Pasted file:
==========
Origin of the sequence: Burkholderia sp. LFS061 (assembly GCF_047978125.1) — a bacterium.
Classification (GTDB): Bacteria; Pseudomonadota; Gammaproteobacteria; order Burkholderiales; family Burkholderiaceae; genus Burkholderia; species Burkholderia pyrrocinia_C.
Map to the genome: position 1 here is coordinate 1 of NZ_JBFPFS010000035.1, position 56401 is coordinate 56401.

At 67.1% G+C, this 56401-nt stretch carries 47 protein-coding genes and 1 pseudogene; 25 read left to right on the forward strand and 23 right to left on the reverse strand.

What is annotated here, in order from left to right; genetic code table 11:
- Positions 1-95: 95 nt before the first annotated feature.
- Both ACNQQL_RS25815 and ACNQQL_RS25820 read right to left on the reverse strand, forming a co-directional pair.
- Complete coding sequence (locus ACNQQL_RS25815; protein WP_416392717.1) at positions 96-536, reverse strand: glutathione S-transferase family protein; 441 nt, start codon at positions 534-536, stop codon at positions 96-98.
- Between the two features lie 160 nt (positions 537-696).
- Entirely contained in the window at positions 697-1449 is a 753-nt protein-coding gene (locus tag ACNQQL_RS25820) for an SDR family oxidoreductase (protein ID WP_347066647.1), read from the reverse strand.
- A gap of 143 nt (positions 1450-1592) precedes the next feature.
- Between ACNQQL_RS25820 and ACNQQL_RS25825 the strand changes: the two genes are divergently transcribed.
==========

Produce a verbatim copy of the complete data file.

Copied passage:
Origin of the sequence: Burkholderia sp. LFS061 (assembly GCF_047978125.1) — a bacterium.
Classification (GTDB): Bacteria; Pseudomonadota; Gammaproteobacteria; order Burkholderiales; family Burkholderiaceae; genus Burkholderia; species Burkholderia pyrrocinia_C.
Map to the genome: position 1 here is coordinate 1 of NZ_JBFPFS010000035.1, position 56401 is coordinate 56401.

At 67.1% G+C, this 56401-nt stretch carries 47 protein-coding genes and 1 pseudogene; 25 read left to right on the forward strand and 23 right to left on the reverse strand.

What is annotated here, in order from left to right; genetic code table 11:
- Positions 1-95: 95 nt before the first annotated feature.
- Both ACNQQL_RS25815 and ACNQQL_RS25820 read right to left on the reverse strand, forming a co-directional pair.
- Complete coding sequence (locus ACNQQL_RS25815; protein WP_416392717.1) at positions 96-536, reverse strand: glutathione S-transferase family protein; 441 nt, start codon at positions 534-536, stop codon at positions 96-98.
- Between the two features lie 160 nt (positions 537-696).
- Entirely contained in the window at positions 697-1449 is a 753-nt protein-coding gene (locus tag ACNQQL_RS25820) for an SDR family oxidoreductase (protein ID WP_347066647.1), read from the reverse strand.
- A gap of 143 nt (positions 1450-1592) precedes the next feature.
- Between ACNQQL_RS25820 and ACNQQL_RS25825 the strand changes: the two genes are divergently transcribed.